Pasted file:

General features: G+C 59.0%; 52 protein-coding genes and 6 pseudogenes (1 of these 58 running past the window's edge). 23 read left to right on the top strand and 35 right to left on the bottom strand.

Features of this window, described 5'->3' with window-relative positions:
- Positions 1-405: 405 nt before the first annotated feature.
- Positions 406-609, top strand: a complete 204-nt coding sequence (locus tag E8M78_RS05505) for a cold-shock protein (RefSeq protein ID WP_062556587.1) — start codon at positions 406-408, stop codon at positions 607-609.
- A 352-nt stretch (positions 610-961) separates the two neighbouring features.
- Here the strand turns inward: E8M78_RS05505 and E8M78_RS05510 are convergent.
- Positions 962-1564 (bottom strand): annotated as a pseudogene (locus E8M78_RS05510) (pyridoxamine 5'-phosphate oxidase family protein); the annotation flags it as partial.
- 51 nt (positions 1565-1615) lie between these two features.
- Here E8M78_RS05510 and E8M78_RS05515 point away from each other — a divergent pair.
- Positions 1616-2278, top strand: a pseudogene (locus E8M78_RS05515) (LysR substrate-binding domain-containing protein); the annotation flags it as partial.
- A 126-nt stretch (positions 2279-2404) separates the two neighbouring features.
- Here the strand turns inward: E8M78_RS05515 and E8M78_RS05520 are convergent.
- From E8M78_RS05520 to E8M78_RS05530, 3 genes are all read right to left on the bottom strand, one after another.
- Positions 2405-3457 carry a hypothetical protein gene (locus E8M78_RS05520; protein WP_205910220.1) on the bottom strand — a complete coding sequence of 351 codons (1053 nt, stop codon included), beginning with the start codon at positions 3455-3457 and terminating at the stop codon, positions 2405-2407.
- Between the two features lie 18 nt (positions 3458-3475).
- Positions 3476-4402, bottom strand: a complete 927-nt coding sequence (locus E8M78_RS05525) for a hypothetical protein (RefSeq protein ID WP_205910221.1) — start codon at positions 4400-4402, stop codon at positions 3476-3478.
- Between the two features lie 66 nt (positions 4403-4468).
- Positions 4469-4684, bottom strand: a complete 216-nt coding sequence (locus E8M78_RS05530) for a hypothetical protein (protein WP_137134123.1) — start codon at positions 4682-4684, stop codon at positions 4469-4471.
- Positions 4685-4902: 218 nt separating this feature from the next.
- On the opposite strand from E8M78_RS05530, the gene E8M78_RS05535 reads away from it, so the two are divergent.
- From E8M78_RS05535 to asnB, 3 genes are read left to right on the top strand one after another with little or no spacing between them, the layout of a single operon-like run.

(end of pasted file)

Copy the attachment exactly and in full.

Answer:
General features: G+C 59.0%; 52 protein-coding genes and 6 pseudogenes (1 of these 58 running past the window's edge). 23 read left to right on the top strand and 35 right to left on the bottom strand.

Features of this window, described 5'->3' with window-relative positions:
- Positions 1-405: 405 nt before the first annotated feature.
- Positions 406-609, top strand: a complete 204-nt coding sequence (locus tag E8M78_RS05505) for a cold-shock protein (RefSeq protein ID WP_062556587.1) — start codon at positions 406-408, stop codon at positions 607-609.
- A 352-nt stretch (positions 610-961) separates the two neighbouring features.
- Here the strand turns inward: E8M78_RS05505 and E8M78_RS05510 are convergent.
- Positions 962-1564 (bottom strand): annotated as a pseudogene (locus E8M78_RS05510) (pyridoxamine 5'-phosphate oxidase family protein); the annotation flags it as partial.
- 51 nt (positions 1565-1615) lie between these two features.
- Here E8M78_RS05510 and E8M78_RS05515 point away from each other — a divergent pair.
- Positions 1616-2278, top strand: a pseudogene (locus E8M78_RS05515) (LysR substrate-binding domain-containing protein); the annotation flags it as partial.
- A 126-nt stretch (positions 2279-2404) separates the two neighbouring features.
- Here the strand turns inward: E8M78_RS05515 and E8M78_RS05520 are convergent.
- From E8M78_RS05520 to E8M78_RS05530, 3 genes are all read right to left on the bottom strand, one after another.
- Positions 2405-3457 carry a hypothetical protein gene (locus E8M78_RS05520; protein WP_205910220.1) on the bottom strand — a complete coding sequence of 351 codons (1053 nt, stop codon included), beginning with the start codon at positions 3455-3457 and terminating at the stop codon, positions 2405-2407.
- Between the two features lie 18 nt (positions 3458-3475).
- Positions 3476-4402, bottom strand: a complete 927-nt coding sequence (locus E8M78_RS05525) for a hypothetical protein (RefSeq protein ID WP_205910221.1) — start codon at positions 4400-4402, stop codon at positions 3476-3478.
- Between the two features lie 66 nt (positions 4403-4468).
- Positions 4469-4684, bottom strand: a complete 216-nt coding sequence (locus E8M78_RS05530) for a hypothetical protein (protein WP_137134123.1) — start codon at positions 4682-4684, stop codon at positions 4469-4471.
- Positions 4685-4902: 218 nt separating this feature from the next.
- On the opposite strand from E8M78_RS05530, the gene E8M78_RS05535 reads away from it, so the two are divergent.
- From E8M78_RS05535 to asnB, 3 genes are read left to right on the top strand one after another with little or no spacing between them, the layout of a single operon-like run.